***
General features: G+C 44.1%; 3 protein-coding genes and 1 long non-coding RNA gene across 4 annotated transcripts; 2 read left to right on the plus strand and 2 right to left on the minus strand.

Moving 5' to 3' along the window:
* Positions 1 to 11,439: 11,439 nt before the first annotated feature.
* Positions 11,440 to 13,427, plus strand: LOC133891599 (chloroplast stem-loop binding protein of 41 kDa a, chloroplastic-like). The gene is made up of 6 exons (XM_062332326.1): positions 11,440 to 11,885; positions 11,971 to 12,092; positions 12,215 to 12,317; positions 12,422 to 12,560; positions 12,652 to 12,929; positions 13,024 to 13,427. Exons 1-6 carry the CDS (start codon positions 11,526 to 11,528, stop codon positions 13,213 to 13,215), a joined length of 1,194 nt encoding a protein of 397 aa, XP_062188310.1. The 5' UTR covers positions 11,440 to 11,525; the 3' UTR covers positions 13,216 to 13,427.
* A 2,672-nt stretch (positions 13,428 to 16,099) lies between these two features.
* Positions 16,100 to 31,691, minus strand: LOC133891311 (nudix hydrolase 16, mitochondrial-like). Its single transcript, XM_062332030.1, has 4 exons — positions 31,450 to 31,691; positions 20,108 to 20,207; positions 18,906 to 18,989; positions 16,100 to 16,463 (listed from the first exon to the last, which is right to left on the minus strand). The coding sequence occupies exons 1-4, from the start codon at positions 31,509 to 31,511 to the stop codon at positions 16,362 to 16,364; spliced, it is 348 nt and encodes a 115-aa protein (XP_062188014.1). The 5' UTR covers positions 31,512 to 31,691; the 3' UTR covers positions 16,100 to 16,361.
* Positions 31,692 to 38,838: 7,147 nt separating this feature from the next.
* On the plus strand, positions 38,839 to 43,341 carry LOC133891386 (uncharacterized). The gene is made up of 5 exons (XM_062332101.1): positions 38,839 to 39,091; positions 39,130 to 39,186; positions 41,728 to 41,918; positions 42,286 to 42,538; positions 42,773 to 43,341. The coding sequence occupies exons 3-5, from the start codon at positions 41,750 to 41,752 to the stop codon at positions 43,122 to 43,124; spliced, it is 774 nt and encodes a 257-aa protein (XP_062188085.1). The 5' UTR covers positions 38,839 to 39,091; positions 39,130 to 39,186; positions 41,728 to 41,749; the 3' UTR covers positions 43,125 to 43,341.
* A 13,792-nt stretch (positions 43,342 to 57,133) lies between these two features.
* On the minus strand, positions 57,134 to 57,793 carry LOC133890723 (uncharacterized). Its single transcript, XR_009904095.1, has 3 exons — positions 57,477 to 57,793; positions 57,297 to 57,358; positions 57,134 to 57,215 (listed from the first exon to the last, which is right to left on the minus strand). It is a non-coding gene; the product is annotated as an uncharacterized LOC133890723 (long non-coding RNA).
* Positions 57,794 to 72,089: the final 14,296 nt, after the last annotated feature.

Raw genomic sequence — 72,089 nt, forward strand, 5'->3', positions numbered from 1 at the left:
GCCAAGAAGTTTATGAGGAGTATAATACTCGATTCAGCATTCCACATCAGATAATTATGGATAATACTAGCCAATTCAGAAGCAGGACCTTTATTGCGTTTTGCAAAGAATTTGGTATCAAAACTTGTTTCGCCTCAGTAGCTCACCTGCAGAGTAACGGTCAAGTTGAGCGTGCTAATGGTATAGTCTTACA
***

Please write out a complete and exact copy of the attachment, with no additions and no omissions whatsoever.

General features: G+C 44.1%; 3 protein-coding genes and 1 long non-coding RNA gene across 4 annotated transcripts; 2 read left to right on the plus strand and 2 right to left on the minus strand.

Moving 5' to 3' along the window:
* Positions 1 to 11,439: 11,439 nt before the first annotated feature.
* Positions 11,440 to 13,427, plus strand: LOC133891599 (chloroplast stem-loop binding protein of 41 kDa a, chloroplastic-like). The gene is made up of 6 exons (XM_062332326.1): positions 11,440 to 11,885; positions 11,971 to 12,092; positions 12,215 to 12,317; positions 12,422 to 12,560; positions 12,652 to 12,929; positions 13,024 to 13,427. Exons 1-6 carry the CDS (start codon positions 11,526 to 11,528, stop codon positions 13,213 to 13,215), a joined length of 1,194 nt encoding a protein of 397 aa, XP_062188310.1. The 5' UTR covers positions 11,440 to 11,525; the 3' UTR covers positions 13,216 to 13,427.
* A 2,672-nt stretch (positions 13,428 to 16,099) lies between these two features.
* Positions 16,100 to 31,691, minus strand: LOC133891311 (nudix hydrolase 16, mitochondrial-like). Its single transcript, XM_062332030.1, has 4 exons — positions 31,450 to 31,691; positions 20,108 to 20,207; positions 18,906 to 18,989; positions 16,100 to 16,463 (listed from the first exon to the last, which is right to left on the minus strand). The coding sequence occupies exons 1-4, from the start codon at positions 31,509 to 31,511 to the stop codon at positions 16,362 to 16,364; spliced, it is 348 nt and encodes a 115-aa protein (XP_062188014.1). The 5' UTR covers positions 31,512 to 31,691; the 3' UTR covers positions 16,100 to 16,361.
* Positions 31,692 to 38,838: 7,147 nt separating this feature from the next.
* On the plus strand, positions 38,839 to 43,341 carry LOC133891386 (uncharacterized). The gene is made up of 5 exons (XM_062332101.1): positions 38,839 to 39,091; positions 39,130 to 39,186; positions 41,728 to 41,918; positions 42,286 to 42,538; positions 42,773 to 43,341. The coding sequence occupies exons 3-5, from the start codon at positions 41,750 to 41,752 to the stop codon at positions 43,122 to 43,124; spliced, it is 774 nt and encodes a 257-aa protein (XP_062188085.1). The 5' UTR covers positions 38,839 to 39,091; positions 39,130 to 39,186; positions 41,728 to 41,749; the 3' UTR covers positions 43,125 to 43,341.
* A 13,792-nt stretch (positions 43,342 to 57,133) lies between these two features.
* On the minus strand, positions 57,134 to 57,793 carry LOC133890723 (uncharacterized). Its single transcript, XR_009904095.1, has 3 exons — positions 57,477 to 57,793; positions 57,297 to 57,358; positions 57,134 to 57,215 (listed from the first exon to the last, which is right to left on the minus strand). It is a non-coding gene; the product is annotated as an uncharacterized LOC133890723 (long non-coding RNA).
* Positions 57,794 to 72,089: the final 14,296 nt, after the last annotated feature.

Raw genomic sequence — 72,089 nt, forward strand, 5'->3', positions numbered from 1 at the left:
GCCAAGAAGTTTATGAGGAGTATAATACTCGATTCAGCATTCCACATCAGATAATTATGGATAATACTAGCCAATTCAGAAGCAGGACCTTTATTGCGTTTTGCAAAGAATTTGGTATCAAAACTTGTTTCGCCTCAGTAGCTCACCTGCAGAGTAACGGTCAAGTTGAGCGTGCTAATGGTATAGTCTTACA